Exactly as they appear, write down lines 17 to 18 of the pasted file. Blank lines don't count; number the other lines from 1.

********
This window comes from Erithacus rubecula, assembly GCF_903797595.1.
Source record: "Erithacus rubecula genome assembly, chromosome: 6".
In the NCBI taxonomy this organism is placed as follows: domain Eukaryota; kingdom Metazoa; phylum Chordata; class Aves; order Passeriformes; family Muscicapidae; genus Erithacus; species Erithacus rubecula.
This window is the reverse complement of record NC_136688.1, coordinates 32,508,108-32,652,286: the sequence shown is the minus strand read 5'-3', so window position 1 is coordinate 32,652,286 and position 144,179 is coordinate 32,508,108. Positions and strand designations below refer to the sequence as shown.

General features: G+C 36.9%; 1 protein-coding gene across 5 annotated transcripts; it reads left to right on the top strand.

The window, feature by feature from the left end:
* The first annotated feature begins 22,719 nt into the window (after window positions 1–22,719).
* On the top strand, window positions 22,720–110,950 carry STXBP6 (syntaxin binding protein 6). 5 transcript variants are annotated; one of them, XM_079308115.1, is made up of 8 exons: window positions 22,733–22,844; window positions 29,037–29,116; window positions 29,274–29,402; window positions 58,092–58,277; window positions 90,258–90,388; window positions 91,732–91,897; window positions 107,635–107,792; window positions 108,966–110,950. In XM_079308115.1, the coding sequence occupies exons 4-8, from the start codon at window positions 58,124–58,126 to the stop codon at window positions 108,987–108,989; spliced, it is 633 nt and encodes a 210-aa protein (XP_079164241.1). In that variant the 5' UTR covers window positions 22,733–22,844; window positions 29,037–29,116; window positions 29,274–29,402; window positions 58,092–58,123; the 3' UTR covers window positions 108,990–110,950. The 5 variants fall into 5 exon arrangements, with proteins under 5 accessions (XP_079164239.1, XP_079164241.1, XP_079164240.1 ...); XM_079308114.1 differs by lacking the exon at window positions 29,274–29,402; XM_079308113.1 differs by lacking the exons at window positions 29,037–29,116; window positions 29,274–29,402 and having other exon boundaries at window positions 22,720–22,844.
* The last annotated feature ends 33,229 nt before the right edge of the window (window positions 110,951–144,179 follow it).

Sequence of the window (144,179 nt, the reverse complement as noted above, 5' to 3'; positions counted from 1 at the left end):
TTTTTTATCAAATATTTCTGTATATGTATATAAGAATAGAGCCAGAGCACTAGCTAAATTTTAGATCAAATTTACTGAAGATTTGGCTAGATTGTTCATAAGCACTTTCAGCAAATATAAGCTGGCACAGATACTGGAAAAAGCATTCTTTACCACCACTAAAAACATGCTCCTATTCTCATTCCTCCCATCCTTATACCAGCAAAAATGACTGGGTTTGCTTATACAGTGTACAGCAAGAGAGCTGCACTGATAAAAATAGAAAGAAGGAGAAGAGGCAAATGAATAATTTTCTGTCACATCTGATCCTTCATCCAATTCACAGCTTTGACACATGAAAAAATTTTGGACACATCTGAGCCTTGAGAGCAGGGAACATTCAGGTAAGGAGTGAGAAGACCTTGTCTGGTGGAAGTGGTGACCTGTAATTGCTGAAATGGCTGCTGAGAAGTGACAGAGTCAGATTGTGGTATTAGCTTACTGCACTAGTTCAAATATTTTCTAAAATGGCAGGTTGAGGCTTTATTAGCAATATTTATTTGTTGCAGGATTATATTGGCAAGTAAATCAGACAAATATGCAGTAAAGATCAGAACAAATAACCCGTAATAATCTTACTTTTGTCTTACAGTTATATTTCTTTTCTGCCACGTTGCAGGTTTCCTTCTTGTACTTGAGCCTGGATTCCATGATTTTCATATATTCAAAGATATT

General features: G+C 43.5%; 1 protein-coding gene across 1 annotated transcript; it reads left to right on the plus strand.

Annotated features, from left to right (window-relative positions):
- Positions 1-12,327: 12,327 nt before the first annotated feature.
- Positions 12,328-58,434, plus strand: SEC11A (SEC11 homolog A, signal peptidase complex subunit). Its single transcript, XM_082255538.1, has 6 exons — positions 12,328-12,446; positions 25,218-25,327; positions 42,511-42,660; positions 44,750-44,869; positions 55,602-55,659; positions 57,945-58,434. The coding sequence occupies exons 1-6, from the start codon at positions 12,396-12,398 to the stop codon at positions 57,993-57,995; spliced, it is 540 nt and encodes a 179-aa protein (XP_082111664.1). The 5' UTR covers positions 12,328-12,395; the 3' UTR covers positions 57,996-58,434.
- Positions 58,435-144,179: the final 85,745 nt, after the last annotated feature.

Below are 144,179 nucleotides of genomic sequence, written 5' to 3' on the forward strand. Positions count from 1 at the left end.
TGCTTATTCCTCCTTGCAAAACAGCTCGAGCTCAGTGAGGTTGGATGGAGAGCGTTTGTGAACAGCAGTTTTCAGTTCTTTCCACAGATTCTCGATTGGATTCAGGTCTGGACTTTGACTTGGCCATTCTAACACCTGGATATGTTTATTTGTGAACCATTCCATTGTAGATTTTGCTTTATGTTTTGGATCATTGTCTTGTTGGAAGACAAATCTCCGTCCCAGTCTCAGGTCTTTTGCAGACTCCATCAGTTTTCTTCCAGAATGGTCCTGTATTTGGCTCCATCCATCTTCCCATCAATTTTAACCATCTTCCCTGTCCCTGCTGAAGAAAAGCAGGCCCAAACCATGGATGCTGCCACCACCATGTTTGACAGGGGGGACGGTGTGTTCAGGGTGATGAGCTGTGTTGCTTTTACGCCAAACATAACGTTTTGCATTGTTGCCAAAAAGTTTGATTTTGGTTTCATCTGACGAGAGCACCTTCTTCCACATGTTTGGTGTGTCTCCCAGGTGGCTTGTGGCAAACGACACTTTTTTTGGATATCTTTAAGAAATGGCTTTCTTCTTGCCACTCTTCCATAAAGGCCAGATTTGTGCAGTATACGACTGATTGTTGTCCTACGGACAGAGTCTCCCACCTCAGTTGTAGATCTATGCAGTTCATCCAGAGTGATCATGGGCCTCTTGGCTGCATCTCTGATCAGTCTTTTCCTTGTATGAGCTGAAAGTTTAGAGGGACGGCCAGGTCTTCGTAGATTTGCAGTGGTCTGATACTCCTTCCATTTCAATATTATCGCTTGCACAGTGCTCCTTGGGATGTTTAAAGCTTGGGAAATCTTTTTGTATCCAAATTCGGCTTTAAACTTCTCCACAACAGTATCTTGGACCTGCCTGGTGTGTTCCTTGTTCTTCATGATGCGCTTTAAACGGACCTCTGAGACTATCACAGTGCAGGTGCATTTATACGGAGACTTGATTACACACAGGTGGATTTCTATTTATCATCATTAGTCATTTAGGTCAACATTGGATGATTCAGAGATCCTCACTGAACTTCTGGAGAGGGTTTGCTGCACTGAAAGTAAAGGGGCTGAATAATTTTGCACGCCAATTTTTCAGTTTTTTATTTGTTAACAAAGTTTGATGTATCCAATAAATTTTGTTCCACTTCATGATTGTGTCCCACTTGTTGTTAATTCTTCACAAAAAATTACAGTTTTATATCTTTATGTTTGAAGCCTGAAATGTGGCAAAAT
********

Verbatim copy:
Below are 144,179 nucleotides of genomic sequence, written 5' to 3' on the forward strand. Positions count from 1 at the left end.
TGCTTATTCCTCCTTGCAAAACAGCTCGAGCTCAGTGAGGTTGGATGGAGAGCGTTTGTGAACAGCAGTTTTCAGTTCTTTCCACAGATTCTCGATTGGATTCAGGTCTGGACTTTGACTTGGCCATTCTAACACCTGGATATGTTTATTTGTGAACCATTCCATTGTAGATTTTGCTTTATGTTTTGGATCATTGTCTTGTTGGAAGACAAATCTCCGTCCCAGTCTCAGGTCTTTTGCAGACTCCATCAGTTTTCTTCCAGAATGGTCCTGTATTTGGCTCCATCCATCTTCCCATCAATTTTAACCATCTTCCCTGTCCCTGCTGAAGAAAAGCAGGCCCAAACCATGGATGCTGCCACCACCATGTTTGACAGGGGGGACGGTGTGTTCAGGGTGATGAGCTGTGTTGCTTTTACGCCAAACATAACGTTTTGCATTGTTGCCAAAAAGTTTGATTTTGGTTTCATCTGACGAGAGCACCTTCTTCCACATGTTTGGTGTGTCTCCCAGGTGGCTTGTGGCAAACGACACTTTTTTTGGATATCTTTAAGAAATGGCTTTCTTCTTGCCACTCTTCCATAAAGGCCAGATTTGTGCAGTATACGACTGATTGTTGTCCTACGGACAGAGTCTCCCACCTCAGTTGTAGATCTATGCAGTTCATCCAGAGTGATCATGGGCCTCTTGGCTGCATCTCTGATCAGTCTTTTCCTTGTATGAGCTGAAAGTTTAGAGGGACGGCCAGGTCTTCGTAGATTTGCAGTGGTCTGATACTCCTTCCATTTCAATATTATCGCTTGCACAGTGCTCCTTGGGATGTTTAAAGCTTGGGAAATCTTTTTGTATCCAAATTCGGCTTTAAACTTCTCCACAACAGTATCTTGGACCTGCCTGGTGTGTTCCTTGTTCTTCATGATGCGCTTTAAACGGACCTCTGAGACTATCACAGTGCAGGTGCATTTATACGGAGACTTGATTACACACAGGTGGATTTCTATTTATCATCATTAGTCATTTAGGTCAACATTGGATGATTCAGAGATCCTCACTGAACTTCTGGAGAGGGTTTGCTGCACTGAAAGTAAAGGGGCTGAATAATTTTGCACGCCAATTTTTCAGTTTTTTATTTGTTAACAAAGTTTGATGTATCCAATAAATTTTGTTCCACTTCATGATTGTGTCCCACTTGTTGTTAATTCTTCACAAAAAATTACAGTTTTATATCTTTATGTTTGAAGCCTGAAATGTGGCAAAAT